What is a Residential Condo in Hawaii?

At first sight, you probably wonder, “What is a “residential” condominium in Hawaii? How does it differ from a ‘real’ condo?”

A residential condo, many times referred to as a CPR (condominium property regime) property, is essentially the identical item under the Hawaii State Law HRS 514B.

In order to create a condominium, you need to have certain elements:

  1. Zoning that will allow multiple units on a parcel of land
  2. Construction that conforms to all of the county zoning codes and has permits for all structures that presently exist, or that will be constructed as part of the condo process
  3. Limited use of some portion of the overall parcel
  4. Common ownership of some portion of the overall parcel

Makena Place images-cpr_graphic_1 Royal Kahana

Not to be confused with the middle photo, a CPR in the context of Hawaii real estate can be both high rise condo complexes, or beautiful oceanfront residential condos on the shores of Makena, Maui.

All of these elements are the same, whether you want to create a 40-story condo tower, or if you want to build two houses on one lot, and submit the tower or the houses to HRS 514B to create “apartments” that may be individually conveyed as “limited common elements.” The law does not allow any increase in density of the underlying county zoning, allow any more people to live on a property, or create uses not already allowed by the underlying county zoning.

How Does it Differ From a “Real” Condo?

A residential condo differs from a “real” condo really only in respect to the fact the residential condo may look exactly like a single family detached home, complete with a fenced yard around the “limited common elements” of the home and yard.

The term “limited common elements” is defined as “those rights appurtenant to (belonging to) the specific apartment.” These rights can include the structure, a defined area of land limited specifically to the apartment, perhaps a garage, a swimming pool or other feature, all exclusively for the use of the apartment.

The residential condo may share some common elements with other structure(s) on the same parcel such as common driveways, a water meter, utility hookups, or possibly something like a pool or tennis court. HRS 514B creates all of the documents that control the process, essentially creating a private governing set of documents for the entire process.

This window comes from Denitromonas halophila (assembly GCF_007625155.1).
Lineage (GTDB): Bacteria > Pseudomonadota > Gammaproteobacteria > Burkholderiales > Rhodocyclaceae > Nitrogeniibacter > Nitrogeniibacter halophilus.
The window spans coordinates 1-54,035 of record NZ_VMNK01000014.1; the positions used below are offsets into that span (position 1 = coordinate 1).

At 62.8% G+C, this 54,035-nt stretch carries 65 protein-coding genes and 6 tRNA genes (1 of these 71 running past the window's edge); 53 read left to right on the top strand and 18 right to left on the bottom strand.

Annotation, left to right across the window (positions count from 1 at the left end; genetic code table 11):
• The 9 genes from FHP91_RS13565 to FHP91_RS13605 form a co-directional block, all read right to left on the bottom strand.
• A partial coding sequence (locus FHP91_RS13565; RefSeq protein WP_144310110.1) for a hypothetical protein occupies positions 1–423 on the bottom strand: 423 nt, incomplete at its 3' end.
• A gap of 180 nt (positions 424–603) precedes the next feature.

Why Would a Person Want to Create a Condo if They Had Several Houses on One Parcel?

Zoning usually controls minimum lot sizes and in Maui County, for example, to change zoning to a higher density, you may have to change the community plan, deal with Special Management area, do an archeological site assessment, get approval from the Maui Planning Commission, get approval from the Maui County Council, and then do the actual subdivision improvements.

If you actually wanted to do all these things, it could take 10 years, cost over $100,000, and there is no guarantee you would ever finish it all.

Assuming that zoning would allow you to construct two houses, after construction and final approval of all permits and inspections, you could submit the property to the condo process. Within 6 to 9 months, you could have the process complete for less than $20,000 for most small projects and have two “apartments” that could be individually sold, or owned by two different family members.

What Benefits Does This Have?

Here are a couple:

  1. If you have one parcel, two houses, and two children, you can use the process to give each child a house of their own without going through the even more rigorous process of a subdivision.
  2. If you have a multi-generational family, parents could own their own house, and children could own the other without having to subdivide.
  3. For people who don’t like to maintain a large yard, the condo could be created with one house apartment having a small yard and most of the land could be allocated to the other house apartment. For aging people not as capable of the yard work and expense, this could be beneficial.
  4. For taxes and accounting purposes, one house could be a principle residence with a mortgage deduction benefit and a separate loan, and the other house could be rented, depreciated, mortgaged, and treated as a business.
  5. You could sell one unit and pay off the mortgage on the remaining unit.